Is nursing still a good career choice? With the baby boomer generation approaching old age and requiring more medical care, it seems necessary for the healthcare industry to increase its ranks, with
nursing positions being particularly important. Additionally, the enactment of the new healthcare law recently passed in the United States is likely to increase demand for healthcare.
Indeed, the U.S. Bureau of Labor Statistics released a job outlook report for
registered nurses through the year 2010, which cited significant growth rate of
nursing positions and excellent job opportunities overall. However, nursing
schools throughout the country have reported a hiring shrinkage, and more and
more graduates are failing to find nursing positions. The reasons for this
mostly stem from the economic recession. Hospitals were hit heavily by the
crisis and due to severe budget cuts, had to eliminate nursing positions. Then,
as individuals were hit by financial woes, more people began delaying or
foregoing medical treatment. Finally, many registered nurses who were retired
resumed their old nursing jobs, and many who were considering retirement,
decided against it. This combined to create the currently dismal outlook for
today's nursing school graduates
The U.S. Bureau of Labor Statistics' projection models show that around 587,000 new jobs for RNs will open in the decade from 2006 to 2016. This would be one of the country's top occupations in terms of job opportunities. If the economy stabilizes, the market may also be expanded by older nurses choosing to retire.
The Bureau is also optimistic about a rise in nursing jobs due to exciting technological advances in patient care allowing medical professionals to treat health problems that we have not been able to in the past. This would drive a greater demand for healthcare treatment and nurses. They also project an increase in preventative care, and the aging baby boomer demographic rapidly increasing the healthcare demand in the U.S.
The Bureau of Labor Statistics reported their projected growth rates for RNs in the top six largest industries:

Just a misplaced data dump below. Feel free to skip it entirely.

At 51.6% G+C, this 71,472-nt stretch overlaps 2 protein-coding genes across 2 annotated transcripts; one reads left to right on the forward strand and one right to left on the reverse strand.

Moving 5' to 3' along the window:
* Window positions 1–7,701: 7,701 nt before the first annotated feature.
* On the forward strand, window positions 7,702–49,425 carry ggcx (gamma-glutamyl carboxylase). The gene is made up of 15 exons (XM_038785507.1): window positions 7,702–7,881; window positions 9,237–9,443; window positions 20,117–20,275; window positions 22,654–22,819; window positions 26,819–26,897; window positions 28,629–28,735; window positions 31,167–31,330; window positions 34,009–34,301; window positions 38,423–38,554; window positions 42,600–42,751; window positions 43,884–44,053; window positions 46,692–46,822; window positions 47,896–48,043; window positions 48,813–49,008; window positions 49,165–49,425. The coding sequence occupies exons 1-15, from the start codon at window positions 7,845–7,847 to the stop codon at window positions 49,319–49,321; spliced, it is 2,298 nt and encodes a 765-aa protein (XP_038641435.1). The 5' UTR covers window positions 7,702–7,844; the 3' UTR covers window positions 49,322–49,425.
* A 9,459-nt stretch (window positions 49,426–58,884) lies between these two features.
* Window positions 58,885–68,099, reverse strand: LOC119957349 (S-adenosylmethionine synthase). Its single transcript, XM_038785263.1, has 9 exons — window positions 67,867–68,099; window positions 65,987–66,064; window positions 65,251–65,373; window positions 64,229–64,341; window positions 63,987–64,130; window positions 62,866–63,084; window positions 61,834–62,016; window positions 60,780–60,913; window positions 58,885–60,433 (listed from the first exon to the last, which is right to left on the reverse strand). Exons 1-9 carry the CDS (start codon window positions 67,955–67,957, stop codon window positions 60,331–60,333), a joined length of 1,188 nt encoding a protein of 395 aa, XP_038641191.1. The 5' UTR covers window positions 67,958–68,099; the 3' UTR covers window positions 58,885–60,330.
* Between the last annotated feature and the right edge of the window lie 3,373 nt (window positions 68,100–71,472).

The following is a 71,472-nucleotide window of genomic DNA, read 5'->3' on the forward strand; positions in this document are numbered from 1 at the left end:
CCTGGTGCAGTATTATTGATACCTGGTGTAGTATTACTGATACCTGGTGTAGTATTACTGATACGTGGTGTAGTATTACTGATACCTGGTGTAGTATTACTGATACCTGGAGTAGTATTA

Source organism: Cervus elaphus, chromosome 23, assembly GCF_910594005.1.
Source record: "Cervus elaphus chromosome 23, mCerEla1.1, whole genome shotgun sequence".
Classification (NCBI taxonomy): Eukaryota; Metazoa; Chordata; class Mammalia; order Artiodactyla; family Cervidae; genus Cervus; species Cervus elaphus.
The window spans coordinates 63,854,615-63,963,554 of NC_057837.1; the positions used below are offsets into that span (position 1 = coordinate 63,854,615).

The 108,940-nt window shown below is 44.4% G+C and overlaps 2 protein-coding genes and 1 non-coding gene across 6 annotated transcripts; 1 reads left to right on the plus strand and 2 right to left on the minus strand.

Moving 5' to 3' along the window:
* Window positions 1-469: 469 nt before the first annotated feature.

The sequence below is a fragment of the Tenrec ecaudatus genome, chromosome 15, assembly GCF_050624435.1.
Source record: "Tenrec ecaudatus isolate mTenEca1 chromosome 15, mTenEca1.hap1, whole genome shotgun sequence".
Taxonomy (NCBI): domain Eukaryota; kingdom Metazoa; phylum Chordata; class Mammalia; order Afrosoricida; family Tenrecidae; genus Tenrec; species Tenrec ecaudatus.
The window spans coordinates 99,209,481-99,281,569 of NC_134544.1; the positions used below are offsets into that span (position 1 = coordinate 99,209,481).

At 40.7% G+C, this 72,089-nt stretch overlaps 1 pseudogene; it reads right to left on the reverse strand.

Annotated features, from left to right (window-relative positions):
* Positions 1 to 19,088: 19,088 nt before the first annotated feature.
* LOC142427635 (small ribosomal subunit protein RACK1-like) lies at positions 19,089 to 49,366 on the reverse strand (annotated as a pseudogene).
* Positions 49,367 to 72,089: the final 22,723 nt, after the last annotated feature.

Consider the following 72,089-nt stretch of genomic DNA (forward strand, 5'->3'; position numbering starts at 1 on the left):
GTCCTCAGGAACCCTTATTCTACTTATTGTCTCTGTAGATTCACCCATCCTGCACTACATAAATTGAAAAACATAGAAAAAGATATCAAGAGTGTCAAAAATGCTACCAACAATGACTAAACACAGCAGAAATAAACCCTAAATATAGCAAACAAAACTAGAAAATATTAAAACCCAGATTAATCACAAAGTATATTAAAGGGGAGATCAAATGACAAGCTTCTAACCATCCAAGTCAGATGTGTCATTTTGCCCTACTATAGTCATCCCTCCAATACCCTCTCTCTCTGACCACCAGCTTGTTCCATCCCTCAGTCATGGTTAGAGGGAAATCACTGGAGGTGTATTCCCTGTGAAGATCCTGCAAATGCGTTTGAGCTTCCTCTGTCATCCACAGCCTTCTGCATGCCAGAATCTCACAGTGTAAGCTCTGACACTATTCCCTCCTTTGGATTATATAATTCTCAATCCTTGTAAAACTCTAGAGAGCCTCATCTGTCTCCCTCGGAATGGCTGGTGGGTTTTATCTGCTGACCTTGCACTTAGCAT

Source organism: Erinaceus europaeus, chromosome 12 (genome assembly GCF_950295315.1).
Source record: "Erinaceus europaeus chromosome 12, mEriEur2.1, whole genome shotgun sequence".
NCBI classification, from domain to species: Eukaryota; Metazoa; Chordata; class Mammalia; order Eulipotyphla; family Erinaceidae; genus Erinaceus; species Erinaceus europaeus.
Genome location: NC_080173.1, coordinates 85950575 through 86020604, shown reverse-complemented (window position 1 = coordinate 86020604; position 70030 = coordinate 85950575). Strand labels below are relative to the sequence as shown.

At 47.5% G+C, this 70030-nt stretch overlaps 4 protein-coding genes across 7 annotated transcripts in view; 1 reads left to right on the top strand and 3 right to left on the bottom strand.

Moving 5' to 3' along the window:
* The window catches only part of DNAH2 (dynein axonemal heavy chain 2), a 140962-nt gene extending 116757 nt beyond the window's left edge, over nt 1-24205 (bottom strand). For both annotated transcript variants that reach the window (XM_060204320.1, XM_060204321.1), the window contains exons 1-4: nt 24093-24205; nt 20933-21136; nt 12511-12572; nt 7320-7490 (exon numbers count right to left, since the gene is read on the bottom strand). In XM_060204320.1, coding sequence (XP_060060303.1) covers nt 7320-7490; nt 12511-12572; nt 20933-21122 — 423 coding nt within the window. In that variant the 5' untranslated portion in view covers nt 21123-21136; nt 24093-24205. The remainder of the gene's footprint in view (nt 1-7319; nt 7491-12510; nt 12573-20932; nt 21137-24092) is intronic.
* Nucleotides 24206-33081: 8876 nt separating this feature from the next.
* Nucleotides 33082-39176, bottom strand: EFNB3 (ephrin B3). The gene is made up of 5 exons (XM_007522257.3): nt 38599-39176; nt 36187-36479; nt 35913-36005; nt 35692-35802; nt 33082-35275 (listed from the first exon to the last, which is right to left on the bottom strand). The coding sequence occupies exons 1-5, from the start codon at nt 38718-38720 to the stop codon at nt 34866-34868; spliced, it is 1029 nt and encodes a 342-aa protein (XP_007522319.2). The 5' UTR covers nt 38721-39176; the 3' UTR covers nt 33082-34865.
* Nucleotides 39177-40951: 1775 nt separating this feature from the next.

- 39 percent growth--Offices of physicians
- 39 percent growth--Home healthcare services
- 34 percent growth--Outpatient centers (excluding mental health and substance abuse)
- 27 percent growth--Employment services
- 22 percent growth--General medical and surgical hospitals (public and private)
- 20 percent growth--Nursing care facilities
However in hospitals, healthcare's largest industry, employment is anticipated to grow more slowly compared to other healthcare industries. While the intensity of nursing care will probably increase, the number of inpatients is not likely to grow alongside. The trend has been towards earlier discharges, and more procedures becoming outpatient, rather than inpatient, procedures. Thus, it is expected that healthcare outpatient facilities will grow much more quickly than hospitals. Physician's offices, outpatient care centers, and emergency centers are amongst those predicted to grow rapidly.
The baby boomers continue to play a large role in the future of American healthcare. Nursing care facilities are also expected to experience increased growth as our country's number of elderly people, many of whom require serious or long-term healthcare, swells. Hand-in-hand with this rise will be an increase in the demand for at-home treatment and residential care facilities. The recategorization of many procedures as outpatient will further expand the demand for these healthcare industries. Additionally, with more of the population at risk for stroke and Alzheimer?s, specialized long-term rehabilitation facilities should also expand quickly.
Home healthcare is another rising industry opening many new jobs for nurses, as technological advances grow to meet the consumer preference for in-home care. This will be especially relevant to RNs who are experienced and able to perform complex procedures.
Temporary nursing is a healthcare industry expected to grow quickly in the short term, as facilities more frequently have short-term staffing needs as older RNs retire, before permanent replacements can be found.